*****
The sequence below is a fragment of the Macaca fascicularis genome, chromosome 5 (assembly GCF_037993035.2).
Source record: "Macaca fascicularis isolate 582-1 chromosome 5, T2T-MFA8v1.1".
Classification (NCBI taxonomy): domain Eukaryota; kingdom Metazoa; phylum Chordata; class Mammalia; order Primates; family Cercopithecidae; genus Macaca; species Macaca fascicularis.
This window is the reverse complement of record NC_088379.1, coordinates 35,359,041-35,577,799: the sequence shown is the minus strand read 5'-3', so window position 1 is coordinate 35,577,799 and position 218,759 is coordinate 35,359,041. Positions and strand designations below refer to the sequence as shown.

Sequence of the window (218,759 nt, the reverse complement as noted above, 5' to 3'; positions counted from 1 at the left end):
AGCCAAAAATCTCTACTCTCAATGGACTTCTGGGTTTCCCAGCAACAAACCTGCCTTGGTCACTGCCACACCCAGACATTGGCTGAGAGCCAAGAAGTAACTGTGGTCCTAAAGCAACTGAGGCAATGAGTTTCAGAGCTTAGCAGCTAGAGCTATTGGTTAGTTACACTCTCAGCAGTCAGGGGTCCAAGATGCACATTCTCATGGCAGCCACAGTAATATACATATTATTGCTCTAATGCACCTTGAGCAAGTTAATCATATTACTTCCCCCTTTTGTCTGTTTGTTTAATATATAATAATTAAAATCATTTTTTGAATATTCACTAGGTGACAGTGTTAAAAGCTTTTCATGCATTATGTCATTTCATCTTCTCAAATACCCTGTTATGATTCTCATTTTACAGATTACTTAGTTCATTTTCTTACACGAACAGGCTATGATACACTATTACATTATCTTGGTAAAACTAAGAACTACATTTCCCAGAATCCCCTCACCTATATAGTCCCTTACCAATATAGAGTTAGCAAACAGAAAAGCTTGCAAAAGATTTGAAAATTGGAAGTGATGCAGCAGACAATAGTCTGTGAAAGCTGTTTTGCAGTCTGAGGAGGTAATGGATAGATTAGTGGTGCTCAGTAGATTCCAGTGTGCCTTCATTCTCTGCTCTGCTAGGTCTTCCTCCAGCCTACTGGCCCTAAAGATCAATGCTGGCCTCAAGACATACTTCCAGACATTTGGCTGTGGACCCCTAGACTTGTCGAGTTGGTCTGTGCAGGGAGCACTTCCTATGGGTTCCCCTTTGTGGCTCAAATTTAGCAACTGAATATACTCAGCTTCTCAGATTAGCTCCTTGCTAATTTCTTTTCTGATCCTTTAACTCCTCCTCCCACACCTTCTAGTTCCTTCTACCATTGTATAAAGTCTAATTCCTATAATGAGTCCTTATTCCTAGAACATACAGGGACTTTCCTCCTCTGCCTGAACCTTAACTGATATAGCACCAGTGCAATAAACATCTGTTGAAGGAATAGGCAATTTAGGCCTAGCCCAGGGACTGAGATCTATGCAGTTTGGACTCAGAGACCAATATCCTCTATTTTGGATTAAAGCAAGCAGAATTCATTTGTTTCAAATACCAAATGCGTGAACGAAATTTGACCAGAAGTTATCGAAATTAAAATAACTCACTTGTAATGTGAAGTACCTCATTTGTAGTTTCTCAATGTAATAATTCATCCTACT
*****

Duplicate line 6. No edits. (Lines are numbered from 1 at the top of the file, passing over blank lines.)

AGCCAAAAATCTCTACTCTCAATGGACTTCTGGGTTTCCCAGCAACAAACCTGCCTTGGTCACTGCCACACCCAGACATTGGCTGAGAGCCAAGAAGTAACTGTGGTCCTAAAGCAACTGAGGCAATGAGTTTCAGAGCTTAGCAGCTAGAGCTATTGGTTAGTTACACTCTCAGCAGTCAGGGGTCCAAGATGCACATTCTCATGGCAGCCACAGTAATATACATATTATTGCTCTAATGCACCTTGAGCAAGTTAATCATATTACTTCCCCCTTTTGTCTGTTTGTTTAATATATAATAATTAAAATCATTTTTTGAATATTCACTAGGTGACAGTGTTAAAAGCTTTTCATGCATTATGTCATTTCATCTTCTCAAATACCCTGTTATGATTCTCATTTTACAGATTACTTAGTTCATTTTCTTACACGAACAGGCTATGATACACTATTACATTATCTTGGTAAAACTAAGAACTACATTTCCCAGAATCCCCTCACCTATATAGTCCCTTACCAATATAGAGTTAGCAAACAGAAAAGCTTGCAAAAGATTTGAAAATTGGAAGTGATGCAGCAGACAATAGTCTGTGAAAGCTGTTTTGCAGTCTGAGGAGGTAATGGATAGATTAGTGGTGCTCAGTAGATTCCAGTGTGCCTTCATTCTCTGCTCTGCTAGGTCTTCCTCCAGCCTACTGGCCCTAAAGATCAATGCTGGCCTCAAGACATACTTCCAGACATTTGGCTGTGGACCCCTAGACTTGTCGAGTTGGTCTGTGCAGGGAGCACTTCCTATGGGTTCCCCTTTGTGGCTCAAATTTAGCAACTGAATATACTCAGCTTCTCAGATTAGCTCCTTGCTAATTTCTTTTCTGATCCTTTAACTCCTCCTCCCACACCTTCTAGTTCCTTCTACCATTGTATAAAGTCTAATTCCTATAATGAGTCCTTATTCCTAGAACATACAGGGACTTTCCTCCTCTGCCTGAACCTTAACTGATATAGCACCAGTGCAATAAACATCTGTTGAAGGAATAGGCAATTTAGGCCTAGCCCAGGGACTGAGATCTATGCAGTTTGGACTCAGAGACCAATATCCTCTATTTTGGATTAAAGCAAGCAGAATTCATTTGTTTCAAATACCAAATGCGTGAACGAAATTTGACCAGAAGTTATCGAAATTAAAATAACTCACTTGTAATGTGAAGTACCTCATTTGTAGTTTCTCAATGTAATAATTCATCCTACT